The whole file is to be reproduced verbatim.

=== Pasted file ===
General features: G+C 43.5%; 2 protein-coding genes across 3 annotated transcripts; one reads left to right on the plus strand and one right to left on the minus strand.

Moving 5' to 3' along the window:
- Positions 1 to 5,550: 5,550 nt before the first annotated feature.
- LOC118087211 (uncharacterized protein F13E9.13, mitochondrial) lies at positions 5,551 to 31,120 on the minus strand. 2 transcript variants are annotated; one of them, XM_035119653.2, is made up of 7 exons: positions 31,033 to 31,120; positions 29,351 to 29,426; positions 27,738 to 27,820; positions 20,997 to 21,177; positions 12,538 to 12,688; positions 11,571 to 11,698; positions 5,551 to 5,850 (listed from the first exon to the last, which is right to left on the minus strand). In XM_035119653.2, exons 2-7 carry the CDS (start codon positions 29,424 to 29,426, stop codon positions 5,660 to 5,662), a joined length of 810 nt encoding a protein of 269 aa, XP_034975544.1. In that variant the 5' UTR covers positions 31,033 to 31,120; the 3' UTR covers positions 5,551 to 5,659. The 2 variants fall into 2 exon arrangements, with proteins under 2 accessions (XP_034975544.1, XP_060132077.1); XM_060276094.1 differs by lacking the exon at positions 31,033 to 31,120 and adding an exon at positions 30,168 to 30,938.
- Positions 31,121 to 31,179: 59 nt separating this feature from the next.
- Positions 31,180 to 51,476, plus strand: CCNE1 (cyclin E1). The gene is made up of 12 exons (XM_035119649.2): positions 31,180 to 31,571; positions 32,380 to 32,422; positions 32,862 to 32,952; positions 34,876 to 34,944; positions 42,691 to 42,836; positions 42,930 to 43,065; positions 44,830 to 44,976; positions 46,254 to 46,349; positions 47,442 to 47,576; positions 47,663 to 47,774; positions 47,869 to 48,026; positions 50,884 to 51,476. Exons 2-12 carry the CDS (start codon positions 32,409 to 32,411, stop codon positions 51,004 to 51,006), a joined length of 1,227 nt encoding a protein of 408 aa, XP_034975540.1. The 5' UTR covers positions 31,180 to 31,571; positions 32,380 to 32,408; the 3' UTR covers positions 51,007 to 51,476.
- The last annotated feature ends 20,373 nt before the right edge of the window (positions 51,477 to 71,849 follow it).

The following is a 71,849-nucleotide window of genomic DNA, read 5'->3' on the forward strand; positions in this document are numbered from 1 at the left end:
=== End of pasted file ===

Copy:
General features: G+C 43.5%; 2 protein-coding genes across 3 annotated transcripts; one reads left to right on the plus strand and one right to left on the minus strand.

Moving 5' to 3' along the window:
- Positions 1 to 5,550: 5,550 nt before the first annotated feature.
- LOC118087211 (uncharacterized protein F13E9.13, mitochondrial) lies at positions 5,551 to 31,120 on the minus strand. 2 transcript variants are annotated; one of them, XM_035119653.2, is made up of 7 exons: positions 31,033 to 31,120; positions 29,351 to 29,426; positions 27,738 to 27,820; positions 20,997 to 21,177; positions 12,538 to 12,688; positions 11,571 to 11,698; positions 5,551 to 5,850 (listed from the first exon to the last, which is right to left on the minus strand). In XM_035119653.2, exons 2-7 carry the CDS (start codon positions 29,424 to 29,426, stop codon positions 5,660 to 5,662), a joined length of 810 nt encoding a protein of 269 aa, XP_034975544.1. In that variant the 5' UTR covers positions 31,033 to 31,120; the 3' UTR covers positions 5,551 to 5,659. The 2 variants fall into 2 exon arrangements, with proteins under 2 accessions (XP_034975544.1, XP_060132077.1); XM_060276094.1 differs by lacking the exon at positions 31,033 to 31,120 and adding an exon at positions 30,168 to 30,938.
- Positions 31,121 to 31,179: 59 nt separating this feature from the next.
- Positions 31,180 to 51,476, plus strand: CCNE1 (cyclin E1). The gene is made up of 12 exons (XM_035119649.2): positions 31,180 to 31,571; positions 32,380 to 32,422; positions 32,862 to 32,952; positions 34,876 to 34,944; positions 42,691 to 42,836; positions 42,930 to 43,065; positions 44,830 to 44,976; positions 46,254 to 46,349; positions 47,442 to 47,576; positions 47,663 to 47,774; positions 47,869 to 48,026; positions 50,884 to 51,476. Exons 2-12 carry the CDS (start codon positions 32,409 to 32,411, stop codon positions 51,004 to 51,006), a joined length of 1,227 nt encoding a protein of 408 aa, XP_034975540.1. The 5' UTR covers positions 31,180 to 31,571; positions 32,380 to 32,408; the 3' UTR covers positions 51,007 to 51,476.
- The last annotated feature ends 20,373 nt before the right edge of the window (positions 51,477 to 71,849 follow it).

The following is a 71,849-nucleotide window of genomic DNA, read 5'->3' on the forward strand; positions in this document are numbered from 1 at the left end: